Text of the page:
Tinnitus rehabilitation: a mindfulness meditation cognitive behavioural therapy approach

J Laryngol Otol. 2008 Jan;122(1):31-7. doi: 10.1017/S0022215107007438. Epub 2007 Apr 23.


Background: Chronic tinnitus is a frequent symptom presentation in clinical practice. No drug treatment to date has shown itself to be effective. The aim of the present study was to investigate the effects of cognitive behavioural therapy and meditation in tinnitus sufferers.

Methodology: Patients were selected from a dedicated tinnitus clinic in the Welsh Hearing Institute. A waiting list control design was used. Twenty-five chronic tinnitus sufferers were consecutively allocated to two groups, one receiving a cognitive behavioural therapy/meditation intervention of four one hour sessions with the other group waiting three months and subsequently treated in the same way, thereby acting as their own control. The main outcome was measured using the Hallam tinnitus questionnaire. A four to six month follow up was conducted.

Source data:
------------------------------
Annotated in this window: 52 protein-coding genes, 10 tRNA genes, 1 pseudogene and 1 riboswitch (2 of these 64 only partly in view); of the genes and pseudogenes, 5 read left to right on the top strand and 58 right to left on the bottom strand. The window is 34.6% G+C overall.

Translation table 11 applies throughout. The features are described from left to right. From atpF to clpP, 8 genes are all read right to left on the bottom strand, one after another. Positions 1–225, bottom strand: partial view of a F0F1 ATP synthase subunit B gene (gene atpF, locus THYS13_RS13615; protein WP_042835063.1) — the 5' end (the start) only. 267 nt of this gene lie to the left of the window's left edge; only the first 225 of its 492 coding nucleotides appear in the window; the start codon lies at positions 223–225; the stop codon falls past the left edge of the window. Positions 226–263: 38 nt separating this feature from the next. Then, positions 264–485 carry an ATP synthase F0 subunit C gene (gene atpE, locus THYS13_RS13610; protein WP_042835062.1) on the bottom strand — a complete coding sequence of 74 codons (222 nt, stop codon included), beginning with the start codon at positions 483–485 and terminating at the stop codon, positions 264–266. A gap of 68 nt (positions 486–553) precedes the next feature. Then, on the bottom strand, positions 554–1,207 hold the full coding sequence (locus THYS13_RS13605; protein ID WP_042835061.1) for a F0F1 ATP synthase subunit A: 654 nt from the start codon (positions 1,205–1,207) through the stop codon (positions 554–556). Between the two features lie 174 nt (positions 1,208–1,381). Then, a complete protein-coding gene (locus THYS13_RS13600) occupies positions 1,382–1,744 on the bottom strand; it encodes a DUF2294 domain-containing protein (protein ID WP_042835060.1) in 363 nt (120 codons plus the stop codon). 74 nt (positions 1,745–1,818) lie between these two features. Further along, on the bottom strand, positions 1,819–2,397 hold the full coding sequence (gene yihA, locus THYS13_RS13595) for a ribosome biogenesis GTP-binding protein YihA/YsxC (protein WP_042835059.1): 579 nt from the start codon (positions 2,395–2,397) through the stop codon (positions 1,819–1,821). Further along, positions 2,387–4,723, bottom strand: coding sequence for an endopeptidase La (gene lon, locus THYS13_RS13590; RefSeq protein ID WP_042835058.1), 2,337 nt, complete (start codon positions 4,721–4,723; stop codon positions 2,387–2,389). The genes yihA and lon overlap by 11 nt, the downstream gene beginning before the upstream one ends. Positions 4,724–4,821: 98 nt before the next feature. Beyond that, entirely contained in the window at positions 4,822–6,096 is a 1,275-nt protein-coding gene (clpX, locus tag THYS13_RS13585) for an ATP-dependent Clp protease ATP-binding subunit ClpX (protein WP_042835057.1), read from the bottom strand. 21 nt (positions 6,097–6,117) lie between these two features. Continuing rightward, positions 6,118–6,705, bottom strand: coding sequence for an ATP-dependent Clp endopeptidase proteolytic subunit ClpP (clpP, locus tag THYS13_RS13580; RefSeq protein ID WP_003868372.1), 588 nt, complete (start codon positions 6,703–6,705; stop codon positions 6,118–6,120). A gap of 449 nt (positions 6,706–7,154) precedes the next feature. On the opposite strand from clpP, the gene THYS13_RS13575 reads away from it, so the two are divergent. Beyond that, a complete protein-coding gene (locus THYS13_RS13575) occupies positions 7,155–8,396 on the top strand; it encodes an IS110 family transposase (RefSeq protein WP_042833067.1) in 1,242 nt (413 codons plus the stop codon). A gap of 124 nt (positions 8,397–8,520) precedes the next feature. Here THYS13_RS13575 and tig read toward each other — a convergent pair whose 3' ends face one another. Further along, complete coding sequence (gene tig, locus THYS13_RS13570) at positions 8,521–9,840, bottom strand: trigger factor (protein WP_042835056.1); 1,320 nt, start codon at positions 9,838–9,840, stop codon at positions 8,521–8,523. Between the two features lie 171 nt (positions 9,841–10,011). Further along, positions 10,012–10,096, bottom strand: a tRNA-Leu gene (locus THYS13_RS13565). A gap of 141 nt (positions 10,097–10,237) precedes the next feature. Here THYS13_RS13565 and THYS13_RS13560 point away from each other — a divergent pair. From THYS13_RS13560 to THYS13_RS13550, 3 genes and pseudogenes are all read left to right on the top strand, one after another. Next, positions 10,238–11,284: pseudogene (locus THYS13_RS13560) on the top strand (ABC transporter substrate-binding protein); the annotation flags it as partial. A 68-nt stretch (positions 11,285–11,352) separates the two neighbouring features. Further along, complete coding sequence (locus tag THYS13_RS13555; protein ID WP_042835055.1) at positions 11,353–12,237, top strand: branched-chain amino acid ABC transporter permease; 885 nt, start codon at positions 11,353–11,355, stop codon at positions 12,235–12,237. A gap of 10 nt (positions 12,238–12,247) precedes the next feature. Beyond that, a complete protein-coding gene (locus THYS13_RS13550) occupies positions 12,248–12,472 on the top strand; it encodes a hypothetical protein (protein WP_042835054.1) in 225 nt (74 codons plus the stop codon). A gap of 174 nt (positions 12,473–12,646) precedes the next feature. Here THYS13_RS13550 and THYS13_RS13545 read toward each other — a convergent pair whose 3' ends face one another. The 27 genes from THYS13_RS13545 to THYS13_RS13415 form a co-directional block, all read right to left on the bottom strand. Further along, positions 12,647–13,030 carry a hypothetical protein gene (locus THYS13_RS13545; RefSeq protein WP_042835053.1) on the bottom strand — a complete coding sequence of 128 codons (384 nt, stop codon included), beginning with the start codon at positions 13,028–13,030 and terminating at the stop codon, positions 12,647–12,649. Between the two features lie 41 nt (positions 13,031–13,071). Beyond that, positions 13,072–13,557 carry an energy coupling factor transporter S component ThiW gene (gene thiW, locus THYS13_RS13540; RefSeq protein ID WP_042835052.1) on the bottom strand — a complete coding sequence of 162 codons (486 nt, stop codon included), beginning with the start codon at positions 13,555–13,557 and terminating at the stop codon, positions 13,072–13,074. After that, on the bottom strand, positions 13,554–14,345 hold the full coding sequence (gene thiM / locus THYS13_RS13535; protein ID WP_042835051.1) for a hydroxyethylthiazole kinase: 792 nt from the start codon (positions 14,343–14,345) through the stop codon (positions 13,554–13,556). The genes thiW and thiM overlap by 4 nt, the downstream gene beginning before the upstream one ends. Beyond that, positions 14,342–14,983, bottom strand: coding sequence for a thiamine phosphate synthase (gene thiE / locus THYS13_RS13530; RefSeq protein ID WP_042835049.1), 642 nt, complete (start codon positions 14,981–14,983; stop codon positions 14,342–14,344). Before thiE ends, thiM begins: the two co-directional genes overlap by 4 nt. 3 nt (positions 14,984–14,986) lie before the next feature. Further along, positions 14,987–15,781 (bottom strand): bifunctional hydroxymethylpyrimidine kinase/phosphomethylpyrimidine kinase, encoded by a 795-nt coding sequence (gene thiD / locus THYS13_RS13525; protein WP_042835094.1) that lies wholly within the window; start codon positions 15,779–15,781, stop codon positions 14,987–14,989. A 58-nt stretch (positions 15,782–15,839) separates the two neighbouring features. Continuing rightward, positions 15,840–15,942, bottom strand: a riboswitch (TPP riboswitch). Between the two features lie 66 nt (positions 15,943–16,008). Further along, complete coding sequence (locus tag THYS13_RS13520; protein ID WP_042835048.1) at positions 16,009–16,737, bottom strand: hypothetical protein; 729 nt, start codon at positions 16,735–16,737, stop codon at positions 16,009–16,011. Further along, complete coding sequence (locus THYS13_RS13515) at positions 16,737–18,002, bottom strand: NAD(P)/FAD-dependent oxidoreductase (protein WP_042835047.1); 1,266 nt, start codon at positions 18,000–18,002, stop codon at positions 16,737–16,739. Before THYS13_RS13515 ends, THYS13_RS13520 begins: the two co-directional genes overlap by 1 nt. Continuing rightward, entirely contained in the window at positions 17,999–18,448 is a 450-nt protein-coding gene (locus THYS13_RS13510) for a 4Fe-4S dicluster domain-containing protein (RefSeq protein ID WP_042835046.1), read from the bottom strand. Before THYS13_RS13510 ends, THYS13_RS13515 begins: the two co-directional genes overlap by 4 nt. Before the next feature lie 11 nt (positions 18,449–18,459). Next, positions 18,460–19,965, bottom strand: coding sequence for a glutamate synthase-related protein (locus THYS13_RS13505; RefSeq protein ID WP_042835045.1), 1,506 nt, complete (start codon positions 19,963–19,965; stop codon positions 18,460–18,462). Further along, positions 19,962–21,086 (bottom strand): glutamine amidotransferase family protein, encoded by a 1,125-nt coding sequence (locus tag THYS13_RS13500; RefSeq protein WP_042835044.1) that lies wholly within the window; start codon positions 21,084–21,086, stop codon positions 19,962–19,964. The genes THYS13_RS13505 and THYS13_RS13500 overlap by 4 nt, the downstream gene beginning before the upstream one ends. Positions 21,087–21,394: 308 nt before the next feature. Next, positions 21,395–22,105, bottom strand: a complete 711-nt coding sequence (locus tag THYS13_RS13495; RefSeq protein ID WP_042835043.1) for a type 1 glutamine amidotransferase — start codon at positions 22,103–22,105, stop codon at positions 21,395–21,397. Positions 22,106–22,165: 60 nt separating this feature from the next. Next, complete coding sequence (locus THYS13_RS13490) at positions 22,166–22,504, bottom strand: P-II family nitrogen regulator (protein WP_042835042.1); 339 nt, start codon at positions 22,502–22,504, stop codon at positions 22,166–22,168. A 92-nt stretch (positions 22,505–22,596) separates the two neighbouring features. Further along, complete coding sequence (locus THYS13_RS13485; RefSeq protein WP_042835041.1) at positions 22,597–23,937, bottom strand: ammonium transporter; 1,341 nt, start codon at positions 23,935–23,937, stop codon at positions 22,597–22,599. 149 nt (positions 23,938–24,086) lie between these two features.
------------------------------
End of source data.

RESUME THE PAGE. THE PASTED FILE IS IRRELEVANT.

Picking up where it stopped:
Results: These showed significant statistical reductions in tinnitus variables both in the active and also in the control group. Post-therapy, no significant change was found after the waiting list period. The improvement was maintained at the four to six month period.

Conclusion: The positive findings give support for the use of cognitive behavioural therapy/meditation for chronic tinnitus sufferers.

Publication types

  • Controlled Clinical Trial

MeSH terms

  • Adult
  • Aged
  • Chronic Disease
  • Cognitive Behavioral Therapy / methods*
  • Female
  • Follow-Up Studies
  • Humans
  • Life Change Events
  • Male
  • Meditation / methods*
  • Middle Aged
  • Quality of Life
  • Severity of Illness Index
  • Tinnitus / etiology
  • Tinnitus / psychology
  • Tinnitus / rehabilitation*
  • Treatment Outcome